A Converging Current of Conservation
Many streams and small tributaries feed into the Piasa Creek Watershed in western Illinois, and Alley Ringhausen, executive director of the Great Rivers Land Trust, has explored most of them. In work that originated as a sedimentation trading project, he has partnered with organizations as diverse as American Water Works, the National Parks Service, a Boy Scout camp and an Underground Railroad group. These relationships have taken him up and down the many tributaries and extensions of Piasa Creek, and in the process he has successfully united seemingly disparate goals among several organizations to form a cohesive base of support for land conservation and environmental stewardship.
A Partnership Is Born
When Ringhausen began the Piasa Creek Watershed project in 1993, his goal was to address sedimentation of regional waterways. At the time, this was a novel concept, as very few organizations were engaged in holistic efforts that required coordination of agricultural, forested and urban areas. Working with American Farmland Trust, he had developed a plan that would ultimately involve more than 78,000 acres within the Piasa Creek Watershed in Illinois.
This grand vision needed funding support, and Ringhausen opted to work with a somewhat non-traditional partner. The flood of ’93 had destroyed a 100-year-old plant owned by the American Water Works Company on the Mississippi River. The water company built a new plant on higher ground and was ready to go operational when they were informed by the EPA that, in order to receive their discharge permit, they would have to implement new and costly methods of sediment removal. American Water Works reached out to Great Rivers Land Trust with a proposal that the EPA approve their discharge permit for the current water plant and in exchange American Water Works would contribute financially to the implementation of the Piasa Creek Watershed Project. The innovative project would ultimately remove twice as much sediment as American Water Works deposited into the river, and the EPA agreed. Accordingly, the land trust began exploring which properties would be most suitable for the project.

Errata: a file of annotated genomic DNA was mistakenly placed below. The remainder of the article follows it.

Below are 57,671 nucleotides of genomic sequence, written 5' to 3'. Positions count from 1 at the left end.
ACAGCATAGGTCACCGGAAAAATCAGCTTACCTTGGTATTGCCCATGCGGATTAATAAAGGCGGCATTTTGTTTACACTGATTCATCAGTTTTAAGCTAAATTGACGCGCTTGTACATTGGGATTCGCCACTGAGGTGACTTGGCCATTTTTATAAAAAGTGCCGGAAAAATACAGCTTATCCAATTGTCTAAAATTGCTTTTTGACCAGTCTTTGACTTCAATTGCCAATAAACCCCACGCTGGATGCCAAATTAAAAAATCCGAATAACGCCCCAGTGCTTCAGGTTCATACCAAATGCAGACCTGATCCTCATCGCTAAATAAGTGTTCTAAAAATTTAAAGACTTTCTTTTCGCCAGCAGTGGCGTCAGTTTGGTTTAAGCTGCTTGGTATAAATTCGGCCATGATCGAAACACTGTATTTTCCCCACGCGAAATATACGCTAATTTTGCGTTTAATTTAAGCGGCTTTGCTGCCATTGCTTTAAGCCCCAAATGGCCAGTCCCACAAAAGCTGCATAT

At first, Ringhausen reached out to wary farmers with an offer to finance a portion of the cost for erosion control structures. After some time, Ringhausen worked his way up to a Boy Scout camp near the town of Godfrey. The area had been used by the Scouts for generations as their retreat for camping and outdoor recreation and was an integral part of the community. Many years before, they had constructed a lake in the middle of the property for swimming and fishing, and over time Godfrey had grown up around it. As the town grew, however, the development of subdivisions resulted in significant runoff that was slowly but surely filling in the Boy Scouts’ lake.
After several canoes had been beached in the middle of the shallow water and swimming badges were no longer attainable for lack of water to swim in, the Boy Scouts decided it was time to take action and agreed to work with Great Rivers Land Trust. Ringhausen used his contacts and resources to re-dig the lake, the land on which the camp stood was put into a conservation easement and a portion of the lake was restored as an enhanced wetland. Today, surrounding camp sites have been resurfaced with the salvaged sediment from the lake, and the Boy Scouts have enjoyed a three-fold increase in enrollment for their summer camp programs.